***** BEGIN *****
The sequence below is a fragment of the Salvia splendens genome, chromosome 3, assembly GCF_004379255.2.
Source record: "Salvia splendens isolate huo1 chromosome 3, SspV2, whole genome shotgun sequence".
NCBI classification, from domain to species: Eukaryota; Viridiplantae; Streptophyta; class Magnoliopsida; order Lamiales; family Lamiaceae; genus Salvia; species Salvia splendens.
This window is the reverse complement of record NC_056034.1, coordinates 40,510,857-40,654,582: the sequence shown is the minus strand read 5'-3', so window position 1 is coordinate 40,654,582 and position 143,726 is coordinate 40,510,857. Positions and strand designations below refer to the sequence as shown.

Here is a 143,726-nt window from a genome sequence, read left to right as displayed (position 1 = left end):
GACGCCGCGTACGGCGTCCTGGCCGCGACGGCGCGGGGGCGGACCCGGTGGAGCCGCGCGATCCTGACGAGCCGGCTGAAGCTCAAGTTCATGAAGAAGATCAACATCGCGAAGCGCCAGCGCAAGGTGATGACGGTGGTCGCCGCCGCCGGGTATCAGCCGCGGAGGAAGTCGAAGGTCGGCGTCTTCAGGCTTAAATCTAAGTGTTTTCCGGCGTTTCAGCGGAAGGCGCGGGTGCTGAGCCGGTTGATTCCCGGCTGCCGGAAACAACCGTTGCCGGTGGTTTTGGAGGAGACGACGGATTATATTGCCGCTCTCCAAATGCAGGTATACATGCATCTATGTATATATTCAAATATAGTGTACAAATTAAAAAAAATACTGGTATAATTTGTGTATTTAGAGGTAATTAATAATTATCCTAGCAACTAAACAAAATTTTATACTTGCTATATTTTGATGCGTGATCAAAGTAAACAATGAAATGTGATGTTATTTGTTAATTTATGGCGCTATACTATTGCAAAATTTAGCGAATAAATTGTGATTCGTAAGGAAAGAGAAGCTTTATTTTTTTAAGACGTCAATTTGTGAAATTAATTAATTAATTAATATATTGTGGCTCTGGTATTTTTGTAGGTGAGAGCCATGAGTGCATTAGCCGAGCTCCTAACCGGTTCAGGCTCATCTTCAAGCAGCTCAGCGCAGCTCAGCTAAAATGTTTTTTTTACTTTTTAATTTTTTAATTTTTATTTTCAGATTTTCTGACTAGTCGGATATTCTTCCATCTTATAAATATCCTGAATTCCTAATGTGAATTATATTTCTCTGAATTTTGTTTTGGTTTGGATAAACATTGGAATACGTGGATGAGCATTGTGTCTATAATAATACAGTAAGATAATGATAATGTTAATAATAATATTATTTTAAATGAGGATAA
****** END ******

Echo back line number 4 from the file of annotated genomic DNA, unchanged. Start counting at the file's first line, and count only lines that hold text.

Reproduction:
This window is the reverse complement of record NC_056034.1, coordinates 40,510,857-40,654,582: the sequence shown is the minus strand read 5'-3', so window position 1 is coordinate 40,654,582 and position 143,726 is coordinate 40,510,857. Positions and strand designations below refer to the sequence as shown.